On Tuesday 3th Jan 2017, I noticed a lathe for sale on gumtree. It was advertised as follows:
Hercus metal lathe in great working condition no use for it any more $750
Here’s the main picture that was in the advert. I decided to text the seller straight away, and luckily the lathe was still for sale. Secondhand lathes here in Tasmania are very few and far between. Not only that but lathes are expensive, and I don’t have a lot of money. This particular lathe seemed like a great deal, so I was pleased that it hadn’t sold yet. I spoke to the owner just a few minutes after texting him, and arranged to go and see it the next day.
My trailer is undergoing surgery at the moment, so I’d decided to hire a trailer. But luckily, after speaking to my friend Jason, he generously offered to lend me his trailer, and he even dropped it off to me the morning of our trip! It took a while to get my brain in gear, and pack tools, rags, remember to change into old clothes, and so on. We started our trip from Hobart up to the other side of Launceston at about 9am. On the way we remembered to stop to buy a tarp and some extra tie-down straps. We finally got to our destination at about 12.30pm - about 3h of that was driving.
After we got back (at about 5:30pm), I used my last remaining scraps of energy to get the lathe indoors and into the workshop. I had removed the motor and the the countershaft casting before loading it into the trailer. We also removed it from the stand it came on. It doesn’t look like it, but the stand alone is very stout and heavy. Made of 5mm angle iron. I would guess it weighs something near 100kg. So separating them was a must. With the lathe and base separated, and without the motor and countershaft attached, I could just about slide it along the trailer bed on my own, and I carefully lifted one end at a time onto a makeshift trolley, and wheeled into the workshop.
All this driving and lifting the day before had pretty much worn me out. Unfortunately, because I dropped all my plans on Wednesday, and I had made plans for Thursday already, I had a busy AND tired day and the lathe just had to take a back seat. Later in the afternoon, I at least managed to get the lathe reassembled, and back to the same state that it was in when I bought it.
I have also spent a lot of time doing research, ever since noticing the ad. The lathe is a 1951 Australian made South Bend 9” clone. It’s made by a company called Hercus, and they are well regarded machines, and there are tons of spares available. One particular guy (called Mal) has a website, Australian Metalworking Hobbyist, with lots of spares available. I’ve already ordered some parts off him and spoken to him on the phone. He’s very keen on these Hercus lathes, and is intent on tracking down as many as possible of the 23,000 that were made. So far, including mine, he’s up to about 2,000 - if you have a Hercus lathe, please contact him with your serial number.
Some of the features of this lathe include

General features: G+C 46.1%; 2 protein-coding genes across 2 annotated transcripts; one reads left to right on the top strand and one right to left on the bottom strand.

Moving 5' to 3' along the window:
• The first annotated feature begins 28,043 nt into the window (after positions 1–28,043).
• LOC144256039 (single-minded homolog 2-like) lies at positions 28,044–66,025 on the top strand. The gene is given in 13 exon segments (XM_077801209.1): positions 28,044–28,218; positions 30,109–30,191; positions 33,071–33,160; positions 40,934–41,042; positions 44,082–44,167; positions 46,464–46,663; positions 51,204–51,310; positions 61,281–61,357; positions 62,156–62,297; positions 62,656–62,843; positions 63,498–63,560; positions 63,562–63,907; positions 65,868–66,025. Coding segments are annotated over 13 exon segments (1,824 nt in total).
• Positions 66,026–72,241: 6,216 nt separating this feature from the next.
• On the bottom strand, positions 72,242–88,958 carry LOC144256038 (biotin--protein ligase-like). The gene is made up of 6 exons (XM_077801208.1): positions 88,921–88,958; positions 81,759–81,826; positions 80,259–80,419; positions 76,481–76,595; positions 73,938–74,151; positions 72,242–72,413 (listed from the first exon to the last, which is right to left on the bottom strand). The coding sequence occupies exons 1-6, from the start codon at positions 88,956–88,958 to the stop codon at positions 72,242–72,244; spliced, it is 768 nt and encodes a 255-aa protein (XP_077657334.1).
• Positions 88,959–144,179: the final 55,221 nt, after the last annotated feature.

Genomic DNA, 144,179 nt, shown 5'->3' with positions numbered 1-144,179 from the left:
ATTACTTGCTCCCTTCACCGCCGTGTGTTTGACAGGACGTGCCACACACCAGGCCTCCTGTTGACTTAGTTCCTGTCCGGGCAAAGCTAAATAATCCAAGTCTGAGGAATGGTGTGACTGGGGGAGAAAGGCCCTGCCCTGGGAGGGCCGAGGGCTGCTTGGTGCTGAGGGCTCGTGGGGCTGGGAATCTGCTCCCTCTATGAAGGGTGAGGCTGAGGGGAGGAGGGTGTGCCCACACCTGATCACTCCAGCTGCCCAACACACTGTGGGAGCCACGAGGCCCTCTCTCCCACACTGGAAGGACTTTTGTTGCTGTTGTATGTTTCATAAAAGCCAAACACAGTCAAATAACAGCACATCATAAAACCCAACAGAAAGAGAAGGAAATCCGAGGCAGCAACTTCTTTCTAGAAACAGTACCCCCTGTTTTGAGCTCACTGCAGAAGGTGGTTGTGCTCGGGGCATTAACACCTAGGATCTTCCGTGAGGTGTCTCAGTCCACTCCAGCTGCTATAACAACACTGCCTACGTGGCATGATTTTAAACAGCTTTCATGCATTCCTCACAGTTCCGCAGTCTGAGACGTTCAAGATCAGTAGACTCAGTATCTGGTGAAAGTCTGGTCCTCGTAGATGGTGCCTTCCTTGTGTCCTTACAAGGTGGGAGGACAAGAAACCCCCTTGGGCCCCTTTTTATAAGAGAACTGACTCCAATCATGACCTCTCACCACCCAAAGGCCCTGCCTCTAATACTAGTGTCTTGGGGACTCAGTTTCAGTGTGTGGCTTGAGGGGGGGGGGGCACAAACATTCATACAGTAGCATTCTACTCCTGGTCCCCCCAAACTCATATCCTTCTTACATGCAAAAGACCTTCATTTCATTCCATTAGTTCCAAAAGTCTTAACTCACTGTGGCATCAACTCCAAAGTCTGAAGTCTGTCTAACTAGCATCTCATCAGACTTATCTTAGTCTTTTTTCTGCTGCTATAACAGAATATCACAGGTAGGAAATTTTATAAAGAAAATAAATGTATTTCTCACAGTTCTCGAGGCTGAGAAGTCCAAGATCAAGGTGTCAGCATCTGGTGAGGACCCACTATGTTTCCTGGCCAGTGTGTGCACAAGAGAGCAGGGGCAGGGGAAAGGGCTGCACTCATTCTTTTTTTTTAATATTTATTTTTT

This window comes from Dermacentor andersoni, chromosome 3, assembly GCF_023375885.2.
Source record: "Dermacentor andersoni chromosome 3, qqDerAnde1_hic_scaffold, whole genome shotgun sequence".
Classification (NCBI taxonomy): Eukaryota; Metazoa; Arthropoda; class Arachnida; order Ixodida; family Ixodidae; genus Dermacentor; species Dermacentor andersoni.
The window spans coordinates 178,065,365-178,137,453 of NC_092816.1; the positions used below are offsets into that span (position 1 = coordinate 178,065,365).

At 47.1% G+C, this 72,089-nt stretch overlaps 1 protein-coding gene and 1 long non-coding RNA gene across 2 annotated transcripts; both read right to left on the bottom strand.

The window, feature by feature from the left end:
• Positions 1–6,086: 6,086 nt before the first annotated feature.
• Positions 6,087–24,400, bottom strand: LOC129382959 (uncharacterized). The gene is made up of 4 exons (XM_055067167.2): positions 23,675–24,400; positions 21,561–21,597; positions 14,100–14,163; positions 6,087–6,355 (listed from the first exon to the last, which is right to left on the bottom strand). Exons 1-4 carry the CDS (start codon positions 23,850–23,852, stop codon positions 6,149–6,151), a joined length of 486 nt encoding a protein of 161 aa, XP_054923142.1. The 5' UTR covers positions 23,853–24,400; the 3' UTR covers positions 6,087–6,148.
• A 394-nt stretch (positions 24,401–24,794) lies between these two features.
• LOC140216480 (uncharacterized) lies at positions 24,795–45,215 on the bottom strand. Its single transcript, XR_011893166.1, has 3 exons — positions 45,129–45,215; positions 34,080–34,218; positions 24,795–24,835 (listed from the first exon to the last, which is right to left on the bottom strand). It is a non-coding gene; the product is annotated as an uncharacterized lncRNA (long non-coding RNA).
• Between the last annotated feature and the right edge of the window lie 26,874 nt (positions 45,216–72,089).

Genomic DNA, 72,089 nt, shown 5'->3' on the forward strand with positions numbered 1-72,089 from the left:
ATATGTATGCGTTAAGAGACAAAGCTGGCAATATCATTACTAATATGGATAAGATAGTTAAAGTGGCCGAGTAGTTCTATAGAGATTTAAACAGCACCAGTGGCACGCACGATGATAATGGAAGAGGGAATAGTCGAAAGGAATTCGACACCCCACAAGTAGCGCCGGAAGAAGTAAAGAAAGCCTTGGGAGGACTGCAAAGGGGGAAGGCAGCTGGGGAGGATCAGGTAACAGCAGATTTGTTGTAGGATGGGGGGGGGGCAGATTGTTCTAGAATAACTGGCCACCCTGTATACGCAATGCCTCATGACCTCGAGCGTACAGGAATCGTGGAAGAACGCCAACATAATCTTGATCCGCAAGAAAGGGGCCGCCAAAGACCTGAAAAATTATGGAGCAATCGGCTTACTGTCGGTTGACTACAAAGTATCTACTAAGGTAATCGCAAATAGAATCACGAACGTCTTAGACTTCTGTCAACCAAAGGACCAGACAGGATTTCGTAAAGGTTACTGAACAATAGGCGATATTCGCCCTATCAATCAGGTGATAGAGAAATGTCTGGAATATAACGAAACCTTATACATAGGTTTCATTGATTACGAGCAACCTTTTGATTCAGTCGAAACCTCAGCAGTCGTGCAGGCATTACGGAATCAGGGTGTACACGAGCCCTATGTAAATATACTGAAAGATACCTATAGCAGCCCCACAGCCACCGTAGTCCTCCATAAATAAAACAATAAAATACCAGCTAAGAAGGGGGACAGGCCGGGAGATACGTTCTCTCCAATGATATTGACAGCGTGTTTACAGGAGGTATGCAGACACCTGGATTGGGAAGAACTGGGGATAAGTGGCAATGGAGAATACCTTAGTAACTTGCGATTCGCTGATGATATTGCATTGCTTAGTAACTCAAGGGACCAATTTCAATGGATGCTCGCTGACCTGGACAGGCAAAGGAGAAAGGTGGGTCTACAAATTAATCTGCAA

- 9” (225mm) swing, 22” (500mm) between centres
- 1/2 hp Crompton Parkinson 1ph motor
- 3 speed overhead flat belt drive
- Back gears too, meaning 6 spindle speeds
- Quick change gear box
- Powered feed for longitudinal and cross-feed movement
- Reverse tumbler
- 3 jaw 4” (100mm) Burnerd self-centring scroll chuck
- Simple tool post
- Compound slide handle
- Crossfeed handle
- Carriage handwheel
- Clutch knob for power-feed
- Three position power-feed (longitudinal, neutral, crossfeed)
- Half-nut engagement lever for threading
- Threading dial
Here you can see the strange (to me!) overhead power arrangement. The motor on the left spins at 1440rpm, and is geared down via a v-belt to the large circular wheel at the top. This in turn drives a shaft with a three speed pulley cone, which in turn drives the three speed pulley cone directly below, on the spindle. The casting holding up this motor and countershaft unscrews with two large bolts at the bottom. To the right of the motor, you can see a large swing-open door that encases a bunch of drive-train gears, transferring power from the spindle to the leadscrew. There’s a reverse tumbler in there, backgears, and a bunch of other gears. One day, I hope to add some new gears to my collection, allowing me to also cut metric threads.
- 2.5M of extra belting (enough for 2-3 new belts)
- The correct outer jaws for the included 3-jaw chuck
- A left hand and right hand tool holder
- Some HSS tools, which don’t look too useful, even as blanks at this length
- Spanners for the square-head bolts on the machine
- What looks like a homemade chuck key
I need to take a proper inventory of the gears. One has a missing tooth. I’d like to know which threads I can cut with these gears, and I think I’ll do some research, and maybe put together a spreadsheet with ratios/calculations to help me figure this out.
I noticed there was a fair amount of left to right play on the lead screw when the half-nuts were engaged. I was concerned that the half-nuts were quite worn, so I removed the tailstock, apron and carriage. I gave the leadscrew a good clean up, and it appears to be in good condition. Bad news though! The inside of the apron needs dismantling and servicing, and it needs new half nuts. The threads were sharp, where they should have a flat top. See the next post for details.